Gorgeous could be a person’s whole being – though I can’t know what the intent was in your client’s specific case. I think everyone’s beautiful and unique, though I don’t tell them all that.I wish I could give more people hugs too to express my feelings, whether gratitude or happiness, etc. but that too would be seen to many as odd and out of place, uncomfortable.Having these social boundaries ‘protects’ us too, say, from people who would run up to strangers and give them hugs unexpectedly (“Free hugs” signs help those people share more of their exploding love!), but they don’t address the base issue of many people not knowing how to express what they feel in an appropriate way – many have never had the chance to even learn, and then you’ll have situations where older people being overly flirtatious 

    In another note, joking about and laughing about all the ‘idiots’ isn’t helpful either – and it’s actually hurtful to the whole as the ‘idiots’ won’t understand it (if they are able to see the ridicule), and also it creates a stronger Us vs. Them compartmentalization where the gap of understanding and compassion increases — where then no one learns, whereas what @gothamgal:disqus  did helped someone learn something, and they were thankful for it — and that will reduce future occurrences a great amount, and affect every other part of everyone’s lives that person now has contact with in the future. Quite the trickle effect that actions like Gotham Gal had, have.

    It’s not to say they should get the business deal, though I would see it as that they’re not ready for receiving it, because you’re wanting to support people who will mirror and role model the values you hold; For me, that includes helping teach people – though I’m still learning the communication and nuances of it all. I was a boy who didn’t get a lot of experience communicating, especially verbally, due to hearing/sound-related issues I had, so now being 28 years old I still feel still playing catchup to where I want to be, however I don’t think anyone can ever fully learn everything. :)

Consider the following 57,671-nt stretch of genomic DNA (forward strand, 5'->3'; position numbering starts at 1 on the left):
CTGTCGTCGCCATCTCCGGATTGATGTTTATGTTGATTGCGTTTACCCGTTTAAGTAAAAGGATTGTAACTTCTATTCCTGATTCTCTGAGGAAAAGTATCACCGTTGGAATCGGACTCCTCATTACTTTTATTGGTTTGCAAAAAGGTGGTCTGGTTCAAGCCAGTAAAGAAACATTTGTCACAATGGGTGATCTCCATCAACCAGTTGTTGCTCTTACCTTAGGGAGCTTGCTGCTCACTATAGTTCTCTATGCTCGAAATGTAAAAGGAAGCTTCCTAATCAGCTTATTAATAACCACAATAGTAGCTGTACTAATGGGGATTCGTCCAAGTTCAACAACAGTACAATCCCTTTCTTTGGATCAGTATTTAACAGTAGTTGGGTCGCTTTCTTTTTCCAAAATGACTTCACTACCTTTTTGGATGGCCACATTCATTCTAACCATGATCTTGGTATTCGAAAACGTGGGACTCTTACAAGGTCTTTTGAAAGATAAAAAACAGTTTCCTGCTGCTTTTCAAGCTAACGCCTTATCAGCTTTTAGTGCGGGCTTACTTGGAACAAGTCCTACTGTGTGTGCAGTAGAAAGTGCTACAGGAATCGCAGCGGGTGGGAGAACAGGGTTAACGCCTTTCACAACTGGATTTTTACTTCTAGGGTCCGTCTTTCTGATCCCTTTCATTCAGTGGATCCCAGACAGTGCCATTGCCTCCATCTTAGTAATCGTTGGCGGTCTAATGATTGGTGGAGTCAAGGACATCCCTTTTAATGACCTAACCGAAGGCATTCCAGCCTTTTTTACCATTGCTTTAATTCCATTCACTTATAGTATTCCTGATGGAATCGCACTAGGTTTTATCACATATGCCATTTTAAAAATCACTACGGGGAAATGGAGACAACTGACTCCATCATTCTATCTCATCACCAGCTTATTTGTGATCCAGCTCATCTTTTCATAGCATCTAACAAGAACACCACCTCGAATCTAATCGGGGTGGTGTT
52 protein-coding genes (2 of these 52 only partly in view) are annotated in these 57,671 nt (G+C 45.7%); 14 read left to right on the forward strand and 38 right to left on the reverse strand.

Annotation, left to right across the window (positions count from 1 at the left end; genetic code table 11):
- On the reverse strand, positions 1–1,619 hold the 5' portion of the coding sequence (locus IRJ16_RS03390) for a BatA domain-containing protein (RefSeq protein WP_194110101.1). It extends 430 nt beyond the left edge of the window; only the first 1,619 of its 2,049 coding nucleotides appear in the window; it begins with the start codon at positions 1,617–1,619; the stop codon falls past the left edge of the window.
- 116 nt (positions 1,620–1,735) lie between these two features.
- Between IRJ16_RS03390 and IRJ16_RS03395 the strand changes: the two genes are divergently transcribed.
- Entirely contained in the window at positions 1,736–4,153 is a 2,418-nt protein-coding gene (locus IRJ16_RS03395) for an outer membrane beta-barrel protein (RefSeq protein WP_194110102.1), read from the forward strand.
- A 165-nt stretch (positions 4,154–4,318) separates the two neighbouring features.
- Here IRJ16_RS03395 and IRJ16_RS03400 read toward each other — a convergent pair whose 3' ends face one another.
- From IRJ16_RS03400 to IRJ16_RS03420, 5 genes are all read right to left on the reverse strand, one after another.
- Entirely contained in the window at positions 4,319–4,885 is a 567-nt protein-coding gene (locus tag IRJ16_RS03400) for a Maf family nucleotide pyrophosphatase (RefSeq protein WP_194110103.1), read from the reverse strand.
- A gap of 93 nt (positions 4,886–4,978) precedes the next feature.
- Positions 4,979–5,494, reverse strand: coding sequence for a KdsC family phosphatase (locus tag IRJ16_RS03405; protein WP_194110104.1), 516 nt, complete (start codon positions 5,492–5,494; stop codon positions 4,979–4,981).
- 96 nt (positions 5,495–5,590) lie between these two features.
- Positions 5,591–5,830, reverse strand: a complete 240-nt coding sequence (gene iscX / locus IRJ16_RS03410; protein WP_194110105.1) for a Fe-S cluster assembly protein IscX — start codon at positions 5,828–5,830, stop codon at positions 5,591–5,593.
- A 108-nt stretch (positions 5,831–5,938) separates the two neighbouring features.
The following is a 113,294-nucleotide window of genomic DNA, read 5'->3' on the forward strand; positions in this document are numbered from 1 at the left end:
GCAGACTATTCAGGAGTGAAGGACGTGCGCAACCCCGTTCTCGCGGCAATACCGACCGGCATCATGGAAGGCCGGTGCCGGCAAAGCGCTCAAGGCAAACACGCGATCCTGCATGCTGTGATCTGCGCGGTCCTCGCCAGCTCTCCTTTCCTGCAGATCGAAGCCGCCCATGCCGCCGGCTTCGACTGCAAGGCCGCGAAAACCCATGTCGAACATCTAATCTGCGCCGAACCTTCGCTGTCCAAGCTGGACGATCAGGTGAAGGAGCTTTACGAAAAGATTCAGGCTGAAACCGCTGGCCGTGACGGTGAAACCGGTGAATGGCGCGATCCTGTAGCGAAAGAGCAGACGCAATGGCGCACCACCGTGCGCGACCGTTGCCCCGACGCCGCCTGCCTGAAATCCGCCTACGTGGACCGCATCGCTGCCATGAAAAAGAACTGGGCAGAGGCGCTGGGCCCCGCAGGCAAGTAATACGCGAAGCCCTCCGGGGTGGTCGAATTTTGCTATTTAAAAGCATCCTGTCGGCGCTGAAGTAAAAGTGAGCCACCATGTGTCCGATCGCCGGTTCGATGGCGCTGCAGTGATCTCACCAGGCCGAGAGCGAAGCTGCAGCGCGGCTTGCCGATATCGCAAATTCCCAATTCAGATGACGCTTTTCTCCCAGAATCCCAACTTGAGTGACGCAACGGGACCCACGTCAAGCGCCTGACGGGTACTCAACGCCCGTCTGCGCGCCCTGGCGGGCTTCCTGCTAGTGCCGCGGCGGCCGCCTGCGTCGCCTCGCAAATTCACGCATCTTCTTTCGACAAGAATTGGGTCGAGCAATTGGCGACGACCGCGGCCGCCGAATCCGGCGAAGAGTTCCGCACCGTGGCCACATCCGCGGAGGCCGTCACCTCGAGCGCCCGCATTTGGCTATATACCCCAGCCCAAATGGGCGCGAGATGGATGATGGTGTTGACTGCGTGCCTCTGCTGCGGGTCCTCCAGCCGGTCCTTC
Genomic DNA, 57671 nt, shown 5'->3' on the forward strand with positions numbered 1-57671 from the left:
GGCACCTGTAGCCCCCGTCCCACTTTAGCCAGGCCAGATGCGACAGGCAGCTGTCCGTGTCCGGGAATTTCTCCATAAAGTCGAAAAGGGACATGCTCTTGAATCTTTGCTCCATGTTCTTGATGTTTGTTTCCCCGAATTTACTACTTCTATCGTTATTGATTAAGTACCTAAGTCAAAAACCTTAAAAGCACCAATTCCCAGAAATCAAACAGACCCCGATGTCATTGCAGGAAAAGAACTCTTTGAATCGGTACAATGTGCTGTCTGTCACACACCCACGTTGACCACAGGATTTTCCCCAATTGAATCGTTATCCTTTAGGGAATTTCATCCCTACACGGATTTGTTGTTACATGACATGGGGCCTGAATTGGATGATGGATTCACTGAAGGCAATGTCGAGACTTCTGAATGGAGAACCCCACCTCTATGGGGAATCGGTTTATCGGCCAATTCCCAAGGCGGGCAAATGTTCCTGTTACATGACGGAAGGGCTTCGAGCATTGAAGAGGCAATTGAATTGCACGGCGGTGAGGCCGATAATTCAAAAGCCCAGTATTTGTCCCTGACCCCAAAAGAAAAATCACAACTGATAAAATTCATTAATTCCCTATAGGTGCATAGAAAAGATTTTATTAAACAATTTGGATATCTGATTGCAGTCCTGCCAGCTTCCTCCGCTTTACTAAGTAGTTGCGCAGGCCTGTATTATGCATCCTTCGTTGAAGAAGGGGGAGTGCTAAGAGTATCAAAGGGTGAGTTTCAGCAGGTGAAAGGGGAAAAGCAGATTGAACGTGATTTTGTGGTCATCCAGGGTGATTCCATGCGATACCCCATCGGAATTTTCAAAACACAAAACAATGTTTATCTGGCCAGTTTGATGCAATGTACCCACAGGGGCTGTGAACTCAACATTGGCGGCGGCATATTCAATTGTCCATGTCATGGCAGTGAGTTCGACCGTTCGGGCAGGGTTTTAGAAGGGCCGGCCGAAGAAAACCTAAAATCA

• Matthew A. Myers

    Agreed – you have to be able to understand what others feel and experience in order to understand them, to recognize them.

    That famous Buddhist translation to “life is suffering” is a horrible translation apparently, and really means “fully understand suffering to live” – which then allows you to take in the widest perspective possible of all human experiences.

    Edit: Oh hey Flatterline! I know your company for some reason.. Your website doesn’t ring a bell though, maybe you updated it?

  • I’m curious. And, please take me as being ignorant, and an opportunity to educate.

    Is the problem the mention of her being “sexy” or her being “married.” Also, is the problem that it is out of context and irrelevant, or is the problem that we should *never* comment on someones physical appearance or marital status? Lastly, if it is a problem of context and relevance, then is the problem that it wasn’t meshed into large contextually relevant content, or that we should *never* say irrelevant out of context things?

    For me, it came off as a public way to congratulate someone on their recent marriage. What is questionable, if anything, is the mention of the “sexiness” and the lack of additional contextually relevant content.

    Am I missing something? Please, if so, inform me.

  • What a beautiful quote and translation. I hadn’t heard that before, so thank you for sharing it.

    We did update our website. Part of my new job. I’m writing up interviews with entrepreneurs on our blog too…hint, hint.

  • So his name was Alex Medelsky according to the audio (my spelling may be off).  Why didn’t you call him on it now?

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  • Steve Harris

    You actually touched on an important shortcoming of Dan’s post.  Dan only quoted a fairly small subset of the introduction, most of which highlighted Rebecca’s impressive credentials.  Your assertion that her actual accomplishments were being ignored is not accurate in this case.

  • Guest